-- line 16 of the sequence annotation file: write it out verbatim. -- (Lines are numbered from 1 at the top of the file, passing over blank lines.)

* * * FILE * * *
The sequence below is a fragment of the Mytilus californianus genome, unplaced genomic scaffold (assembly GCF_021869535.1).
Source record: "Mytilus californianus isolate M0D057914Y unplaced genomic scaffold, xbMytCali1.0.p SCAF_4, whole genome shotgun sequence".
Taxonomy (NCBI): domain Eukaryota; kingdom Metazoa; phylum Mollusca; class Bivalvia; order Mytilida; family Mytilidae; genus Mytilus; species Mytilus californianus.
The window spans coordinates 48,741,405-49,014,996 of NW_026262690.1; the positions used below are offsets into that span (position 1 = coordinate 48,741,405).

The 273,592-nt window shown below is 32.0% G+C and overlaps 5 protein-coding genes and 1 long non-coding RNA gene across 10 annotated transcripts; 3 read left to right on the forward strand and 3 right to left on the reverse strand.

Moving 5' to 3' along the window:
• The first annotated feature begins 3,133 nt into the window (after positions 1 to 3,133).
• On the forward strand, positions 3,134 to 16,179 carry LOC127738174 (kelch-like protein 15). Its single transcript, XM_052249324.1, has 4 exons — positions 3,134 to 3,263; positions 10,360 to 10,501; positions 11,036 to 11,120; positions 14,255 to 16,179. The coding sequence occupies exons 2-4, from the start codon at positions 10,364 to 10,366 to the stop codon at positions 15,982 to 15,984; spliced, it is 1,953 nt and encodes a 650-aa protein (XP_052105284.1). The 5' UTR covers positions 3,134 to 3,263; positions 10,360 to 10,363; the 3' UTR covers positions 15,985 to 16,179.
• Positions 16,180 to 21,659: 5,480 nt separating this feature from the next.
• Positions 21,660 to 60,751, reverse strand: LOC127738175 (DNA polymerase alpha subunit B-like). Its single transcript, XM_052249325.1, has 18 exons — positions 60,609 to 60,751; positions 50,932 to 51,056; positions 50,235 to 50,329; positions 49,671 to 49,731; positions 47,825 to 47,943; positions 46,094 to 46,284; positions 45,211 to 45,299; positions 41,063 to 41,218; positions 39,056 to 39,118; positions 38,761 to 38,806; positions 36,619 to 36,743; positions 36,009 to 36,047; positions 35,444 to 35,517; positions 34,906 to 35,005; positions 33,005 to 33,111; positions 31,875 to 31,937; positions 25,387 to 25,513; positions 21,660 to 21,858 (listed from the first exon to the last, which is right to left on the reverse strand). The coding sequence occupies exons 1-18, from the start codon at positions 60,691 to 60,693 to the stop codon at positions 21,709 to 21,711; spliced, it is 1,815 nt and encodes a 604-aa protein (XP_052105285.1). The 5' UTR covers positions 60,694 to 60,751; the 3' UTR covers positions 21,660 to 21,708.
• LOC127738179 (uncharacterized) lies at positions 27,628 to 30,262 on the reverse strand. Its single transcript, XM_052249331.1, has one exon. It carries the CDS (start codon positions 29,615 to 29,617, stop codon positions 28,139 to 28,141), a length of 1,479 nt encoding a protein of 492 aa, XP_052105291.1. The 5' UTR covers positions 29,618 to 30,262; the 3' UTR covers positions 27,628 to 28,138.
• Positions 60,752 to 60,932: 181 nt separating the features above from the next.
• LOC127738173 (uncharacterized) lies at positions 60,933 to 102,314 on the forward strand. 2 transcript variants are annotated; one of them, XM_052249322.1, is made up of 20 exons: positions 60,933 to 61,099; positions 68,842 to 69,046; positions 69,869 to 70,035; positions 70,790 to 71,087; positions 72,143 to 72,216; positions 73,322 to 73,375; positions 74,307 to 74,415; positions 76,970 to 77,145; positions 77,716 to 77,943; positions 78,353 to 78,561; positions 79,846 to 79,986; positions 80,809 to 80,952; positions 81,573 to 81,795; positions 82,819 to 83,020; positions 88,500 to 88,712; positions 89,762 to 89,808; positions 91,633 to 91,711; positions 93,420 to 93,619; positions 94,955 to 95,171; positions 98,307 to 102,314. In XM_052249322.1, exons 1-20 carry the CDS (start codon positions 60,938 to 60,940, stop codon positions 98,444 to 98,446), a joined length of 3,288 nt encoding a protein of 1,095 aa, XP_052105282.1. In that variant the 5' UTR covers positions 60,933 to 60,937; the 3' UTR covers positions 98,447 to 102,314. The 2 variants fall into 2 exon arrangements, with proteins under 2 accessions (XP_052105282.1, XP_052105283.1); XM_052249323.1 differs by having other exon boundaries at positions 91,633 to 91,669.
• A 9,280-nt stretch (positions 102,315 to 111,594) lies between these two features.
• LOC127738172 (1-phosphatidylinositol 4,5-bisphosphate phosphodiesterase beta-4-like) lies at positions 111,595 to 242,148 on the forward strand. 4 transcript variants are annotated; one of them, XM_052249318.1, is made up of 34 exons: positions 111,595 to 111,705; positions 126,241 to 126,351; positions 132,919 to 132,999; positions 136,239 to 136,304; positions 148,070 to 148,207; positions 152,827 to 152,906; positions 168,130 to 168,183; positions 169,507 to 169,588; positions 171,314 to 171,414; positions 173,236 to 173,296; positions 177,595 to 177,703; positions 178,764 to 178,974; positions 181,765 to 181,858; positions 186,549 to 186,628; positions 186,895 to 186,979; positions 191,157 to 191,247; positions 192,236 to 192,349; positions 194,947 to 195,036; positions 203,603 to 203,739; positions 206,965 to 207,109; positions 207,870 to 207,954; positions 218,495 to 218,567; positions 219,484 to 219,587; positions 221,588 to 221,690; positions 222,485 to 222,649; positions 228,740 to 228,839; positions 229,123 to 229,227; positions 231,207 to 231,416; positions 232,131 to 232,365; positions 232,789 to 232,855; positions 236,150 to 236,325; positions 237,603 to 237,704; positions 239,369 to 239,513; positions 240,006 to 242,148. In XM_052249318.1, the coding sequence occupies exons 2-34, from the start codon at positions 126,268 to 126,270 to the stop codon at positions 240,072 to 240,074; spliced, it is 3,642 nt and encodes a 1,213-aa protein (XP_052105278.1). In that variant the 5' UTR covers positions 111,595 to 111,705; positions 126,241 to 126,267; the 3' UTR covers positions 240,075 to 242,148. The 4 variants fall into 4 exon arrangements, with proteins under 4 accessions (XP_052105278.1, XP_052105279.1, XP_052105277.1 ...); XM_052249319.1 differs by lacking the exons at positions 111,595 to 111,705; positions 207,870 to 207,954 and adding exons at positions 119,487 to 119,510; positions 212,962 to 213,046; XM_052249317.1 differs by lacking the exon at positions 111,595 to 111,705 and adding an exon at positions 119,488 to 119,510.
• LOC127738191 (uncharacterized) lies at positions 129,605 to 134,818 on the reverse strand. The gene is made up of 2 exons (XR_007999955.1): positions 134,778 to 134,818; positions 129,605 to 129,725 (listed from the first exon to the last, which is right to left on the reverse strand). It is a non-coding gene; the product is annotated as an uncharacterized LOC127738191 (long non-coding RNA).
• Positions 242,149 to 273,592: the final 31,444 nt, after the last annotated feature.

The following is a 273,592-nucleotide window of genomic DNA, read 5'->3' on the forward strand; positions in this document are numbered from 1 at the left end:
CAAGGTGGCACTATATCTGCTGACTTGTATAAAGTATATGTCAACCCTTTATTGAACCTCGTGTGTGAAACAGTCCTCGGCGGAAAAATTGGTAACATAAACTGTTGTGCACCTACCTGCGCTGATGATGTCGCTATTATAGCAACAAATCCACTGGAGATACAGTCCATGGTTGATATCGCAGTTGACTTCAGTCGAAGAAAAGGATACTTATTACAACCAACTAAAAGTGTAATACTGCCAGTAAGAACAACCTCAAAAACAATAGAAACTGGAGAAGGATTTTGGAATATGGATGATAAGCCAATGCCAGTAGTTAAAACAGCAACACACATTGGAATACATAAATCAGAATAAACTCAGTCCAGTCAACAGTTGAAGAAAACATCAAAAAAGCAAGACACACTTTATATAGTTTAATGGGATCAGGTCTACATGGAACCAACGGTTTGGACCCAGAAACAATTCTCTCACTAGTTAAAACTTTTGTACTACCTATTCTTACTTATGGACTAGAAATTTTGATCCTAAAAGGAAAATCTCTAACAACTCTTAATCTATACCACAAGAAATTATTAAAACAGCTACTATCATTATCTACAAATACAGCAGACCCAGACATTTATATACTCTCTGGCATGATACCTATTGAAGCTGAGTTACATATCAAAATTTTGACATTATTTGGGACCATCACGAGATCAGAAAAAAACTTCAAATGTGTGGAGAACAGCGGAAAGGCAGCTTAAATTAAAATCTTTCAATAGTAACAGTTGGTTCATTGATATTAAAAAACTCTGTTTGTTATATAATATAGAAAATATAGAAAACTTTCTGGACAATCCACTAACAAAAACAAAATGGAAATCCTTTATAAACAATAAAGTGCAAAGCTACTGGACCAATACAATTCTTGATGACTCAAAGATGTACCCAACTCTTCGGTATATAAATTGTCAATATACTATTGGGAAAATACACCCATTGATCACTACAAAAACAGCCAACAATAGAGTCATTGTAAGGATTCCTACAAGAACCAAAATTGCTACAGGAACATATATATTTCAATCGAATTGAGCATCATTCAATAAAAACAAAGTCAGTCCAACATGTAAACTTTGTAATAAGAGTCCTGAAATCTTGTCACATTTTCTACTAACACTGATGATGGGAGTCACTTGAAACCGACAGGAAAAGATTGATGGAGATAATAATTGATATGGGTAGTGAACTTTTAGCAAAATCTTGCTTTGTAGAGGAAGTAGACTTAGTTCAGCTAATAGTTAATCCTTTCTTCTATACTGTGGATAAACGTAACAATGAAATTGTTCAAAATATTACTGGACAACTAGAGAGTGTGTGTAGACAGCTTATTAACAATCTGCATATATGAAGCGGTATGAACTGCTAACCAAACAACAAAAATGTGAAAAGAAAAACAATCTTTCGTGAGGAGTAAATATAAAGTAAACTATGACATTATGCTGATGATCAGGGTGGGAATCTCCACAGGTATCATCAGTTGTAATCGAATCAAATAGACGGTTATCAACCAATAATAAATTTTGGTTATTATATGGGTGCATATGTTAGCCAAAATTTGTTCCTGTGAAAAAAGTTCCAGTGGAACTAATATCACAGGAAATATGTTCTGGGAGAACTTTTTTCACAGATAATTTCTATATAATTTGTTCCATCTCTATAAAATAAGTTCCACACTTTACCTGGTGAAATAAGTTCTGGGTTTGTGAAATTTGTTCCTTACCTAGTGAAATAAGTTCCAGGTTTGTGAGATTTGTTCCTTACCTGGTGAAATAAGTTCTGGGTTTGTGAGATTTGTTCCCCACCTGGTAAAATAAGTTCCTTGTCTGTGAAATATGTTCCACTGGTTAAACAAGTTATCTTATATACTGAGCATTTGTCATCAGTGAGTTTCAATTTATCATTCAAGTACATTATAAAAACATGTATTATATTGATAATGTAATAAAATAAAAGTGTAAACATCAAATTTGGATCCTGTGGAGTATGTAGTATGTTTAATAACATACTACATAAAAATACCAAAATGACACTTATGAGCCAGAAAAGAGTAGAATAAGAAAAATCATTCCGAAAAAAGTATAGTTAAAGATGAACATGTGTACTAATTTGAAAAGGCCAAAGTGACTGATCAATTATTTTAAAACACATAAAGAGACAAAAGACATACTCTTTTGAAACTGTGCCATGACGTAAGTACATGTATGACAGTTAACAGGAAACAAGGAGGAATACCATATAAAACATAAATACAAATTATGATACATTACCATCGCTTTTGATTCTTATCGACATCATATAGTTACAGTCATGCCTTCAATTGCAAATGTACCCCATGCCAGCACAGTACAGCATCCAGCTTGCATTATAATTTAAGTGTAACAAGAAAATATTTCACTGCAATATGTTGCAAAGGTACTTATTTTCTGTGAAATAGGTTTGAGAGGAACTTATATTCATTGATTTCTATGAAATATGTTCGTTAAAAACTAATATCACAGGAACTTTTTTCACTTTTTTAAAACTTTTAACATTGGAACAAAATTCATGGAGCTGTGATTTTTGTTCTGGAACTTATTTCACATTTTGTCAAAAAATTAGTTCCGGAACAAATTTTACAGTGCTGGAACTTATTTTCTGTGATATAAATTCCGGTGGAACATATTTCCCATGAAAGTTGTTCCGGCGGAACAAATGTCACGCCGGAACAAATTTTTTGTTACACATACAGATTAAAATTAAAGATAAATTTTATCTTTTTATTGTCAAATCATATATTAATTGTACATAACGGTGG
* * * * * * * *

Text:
• LOC127738191 (uncharacterized) lies at positions 129,605 to 134,818 on the reverse strand. The gene is made up of 2 exons (XR_007999955.1): positions 134,778 to 134,818; positions 129,605 to 129,725 (listed from the first exon to the last, which is right to left on the reverse strand). It is a non-coding gene; the product is annotated as an uncharacterized LOC127738191 (long non-coding RNA).